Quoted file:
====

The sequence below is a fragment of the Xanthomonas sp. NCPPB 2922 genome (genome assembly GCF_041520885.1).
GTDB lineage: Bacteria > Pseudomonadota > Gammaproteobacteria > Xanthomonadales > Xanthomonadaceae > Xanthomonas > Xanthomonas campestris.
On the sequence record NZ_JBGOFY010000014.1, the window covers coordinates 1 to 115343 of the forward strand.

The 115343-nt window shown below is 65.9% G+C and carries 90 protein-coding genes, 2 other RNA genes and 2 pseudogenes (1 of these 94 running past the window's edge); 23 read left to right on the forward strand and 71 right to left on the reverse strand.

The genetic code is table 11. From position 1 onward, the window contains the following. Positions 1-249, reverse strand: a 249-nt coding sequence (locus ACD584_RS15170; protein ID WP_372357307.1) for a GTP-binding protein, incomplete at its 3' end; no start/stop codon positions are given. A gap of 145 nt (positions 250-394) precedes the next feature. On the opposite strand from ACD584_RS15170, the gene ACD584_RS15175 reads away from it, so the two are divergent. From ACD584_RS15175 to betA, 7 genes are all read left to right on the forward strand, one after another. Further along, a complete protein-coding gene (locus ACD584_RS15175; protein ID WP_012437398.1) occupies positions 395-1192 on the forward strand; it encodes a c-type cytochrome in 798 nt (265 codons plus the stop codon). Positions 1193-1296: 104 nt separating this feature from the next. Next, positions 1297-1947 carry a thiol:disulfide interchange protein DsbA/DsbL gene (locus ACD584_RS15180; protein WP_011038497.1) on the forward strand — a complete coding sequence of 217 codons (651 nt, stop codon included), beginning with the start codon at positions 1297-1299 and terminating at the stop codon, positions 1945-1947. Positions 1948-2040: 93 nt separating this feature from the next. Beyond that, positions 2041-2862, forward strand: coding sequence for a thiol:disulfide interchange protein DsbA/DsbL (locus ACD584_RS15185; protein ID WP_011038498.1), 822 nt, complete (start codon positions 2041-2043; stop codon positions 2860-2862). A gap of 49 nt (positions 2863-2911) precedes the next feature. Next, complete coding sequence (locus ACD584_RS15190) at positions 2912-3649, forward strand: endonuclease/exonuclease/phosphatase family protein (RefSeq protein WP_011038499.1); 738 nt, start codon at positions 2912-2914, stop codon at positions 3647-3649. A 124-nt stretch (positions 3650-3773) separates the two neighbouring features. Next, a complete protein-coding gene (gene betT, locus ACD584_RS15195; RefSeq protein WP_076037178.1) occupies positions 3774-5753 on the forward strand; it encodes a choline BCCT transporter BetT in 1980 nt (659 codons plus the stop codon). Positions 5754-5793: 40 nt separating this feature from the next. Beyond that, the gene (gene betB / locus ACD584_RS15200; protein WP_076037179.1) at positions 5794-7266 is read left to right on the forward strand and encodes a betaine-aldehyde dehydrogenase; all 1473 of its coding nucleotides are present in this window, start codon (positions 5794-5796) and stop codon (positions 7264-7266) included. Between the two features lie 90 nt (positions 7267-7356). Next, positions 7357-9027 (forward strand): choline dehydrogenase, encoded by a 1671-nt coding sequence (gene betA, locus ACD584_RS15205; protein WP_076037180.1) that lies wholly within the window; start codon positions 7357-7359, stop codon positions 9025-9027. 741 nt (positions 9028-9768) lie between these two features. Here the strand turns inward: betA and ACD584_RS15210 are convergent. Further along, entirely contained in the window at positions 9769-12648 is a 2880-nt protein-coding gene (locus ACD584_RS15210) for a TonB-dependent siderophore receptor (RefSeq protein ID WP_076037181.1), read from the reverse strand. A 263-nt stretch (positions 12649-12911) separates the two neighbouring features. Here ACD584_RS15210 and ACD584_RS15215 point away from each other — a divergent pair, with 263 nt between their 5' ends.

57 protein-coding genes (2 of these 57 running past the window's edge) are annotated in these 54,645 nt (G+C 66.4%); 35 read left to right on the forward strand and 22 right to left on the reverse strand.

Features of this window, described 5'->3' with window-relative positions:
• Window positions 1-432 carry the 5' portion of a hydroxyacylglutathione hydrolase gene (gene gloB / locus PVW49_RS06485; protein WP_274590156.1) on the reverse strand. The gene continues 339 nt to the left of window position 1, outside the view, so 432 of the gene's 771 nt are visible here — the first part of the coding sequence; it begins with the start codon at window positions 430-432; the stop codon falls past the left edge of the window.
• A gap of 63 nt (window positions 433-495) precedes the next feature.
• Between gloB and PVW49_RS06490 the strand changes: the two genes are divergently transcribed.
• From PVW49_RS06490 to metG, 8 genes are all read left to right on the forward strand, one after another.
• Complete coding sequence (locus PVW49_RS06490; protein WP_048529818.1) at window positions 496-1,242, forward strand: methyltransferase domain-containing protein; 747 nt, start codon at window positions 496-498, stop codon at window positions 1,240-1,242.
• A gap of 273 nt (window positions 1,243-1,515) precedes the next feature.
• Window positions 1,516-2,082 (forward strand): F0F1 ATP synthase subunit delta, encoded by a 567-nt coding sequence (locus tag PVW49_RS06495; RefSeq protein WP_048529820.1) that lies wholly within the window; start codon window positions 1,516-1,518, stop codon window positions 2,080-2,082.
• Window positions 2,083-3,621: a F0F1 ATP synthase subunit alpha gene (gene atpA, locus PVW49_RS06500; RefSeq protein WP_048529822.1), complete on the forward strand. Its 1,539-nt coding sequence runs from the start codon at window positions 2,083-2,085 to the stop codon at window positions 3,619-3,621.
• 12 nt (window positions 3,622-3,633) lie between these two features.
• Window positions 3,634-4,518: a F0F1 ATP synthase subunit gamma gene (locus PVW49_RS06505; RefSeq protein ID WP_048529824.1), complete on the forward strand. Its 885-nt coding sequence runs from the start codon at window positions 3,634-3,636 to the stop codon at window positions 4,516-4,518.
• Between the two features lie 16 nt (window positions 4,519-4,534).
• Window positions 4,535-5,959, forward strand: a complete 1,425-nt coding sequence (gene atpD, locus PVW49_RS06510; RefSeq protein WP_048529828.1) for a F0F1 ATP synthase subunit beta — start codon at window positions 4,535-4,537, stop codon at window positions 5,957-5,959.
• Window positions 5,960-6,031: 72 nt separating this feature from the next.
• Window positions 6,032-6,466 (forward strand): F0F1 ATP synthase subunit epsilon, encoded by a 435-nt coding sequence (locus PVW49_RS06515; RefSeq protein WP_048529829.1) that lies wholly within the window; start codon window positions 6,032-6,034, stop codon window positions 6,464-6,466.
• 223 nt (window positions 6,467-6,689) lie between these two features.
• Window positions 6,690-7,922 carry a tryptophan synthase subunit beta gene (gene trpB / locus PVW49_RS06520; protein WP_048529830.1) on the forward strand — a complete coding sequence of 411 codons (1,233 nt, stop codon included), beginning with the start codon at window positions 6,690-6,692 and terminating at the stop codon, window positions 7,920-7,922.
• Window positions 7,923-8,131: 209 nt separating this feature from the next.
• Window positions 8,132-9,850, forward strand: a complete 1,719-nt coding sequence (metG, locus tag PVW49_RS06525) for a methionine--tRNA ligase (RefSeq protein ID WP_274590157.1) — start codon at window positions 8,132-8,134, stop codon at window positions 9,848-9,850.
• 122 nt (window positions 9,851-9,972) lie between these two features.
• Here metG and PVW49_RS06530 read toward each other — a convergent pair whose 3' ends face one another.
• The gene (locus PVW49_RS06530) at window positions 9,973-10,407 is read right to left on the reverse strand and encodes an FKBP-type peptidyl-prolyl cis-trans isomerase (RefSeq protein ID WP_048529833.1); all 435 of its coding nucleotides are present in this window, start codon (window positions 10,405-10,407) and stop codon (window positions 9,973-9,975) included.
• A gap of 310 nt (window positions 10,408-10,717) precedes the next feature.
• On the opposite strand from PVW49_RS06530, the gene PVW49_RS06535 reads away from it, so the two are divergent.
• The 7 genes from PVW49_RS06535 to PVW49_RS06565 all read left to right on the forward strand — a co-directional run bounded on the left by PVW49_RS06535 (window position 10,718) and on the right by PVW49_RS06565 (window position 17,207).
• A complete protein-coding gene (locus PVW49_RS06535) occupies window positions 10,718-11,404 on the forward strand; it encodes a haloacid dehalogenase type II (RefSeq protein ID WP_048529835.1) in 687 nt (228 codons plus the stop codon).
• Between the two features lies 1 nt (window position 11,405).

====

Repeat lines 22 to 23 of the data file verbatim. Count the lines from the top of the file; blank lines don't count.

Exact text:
• 223 nt (window positions 6,467-6,689) lie between these two features.
• Window positions 6,690-7,922 carry a tryptophan synthase subunit beta gene (gene trpB / locus PVW49_RS06520; protein WP_048529830.1) on the forward strand — a complete coding sequence of 411 codons (1,233 nt, stop codon included), beginning with the start codon at window positions 6,690-6,692 and terminating at the stop codon, window positions 7,920-7,922.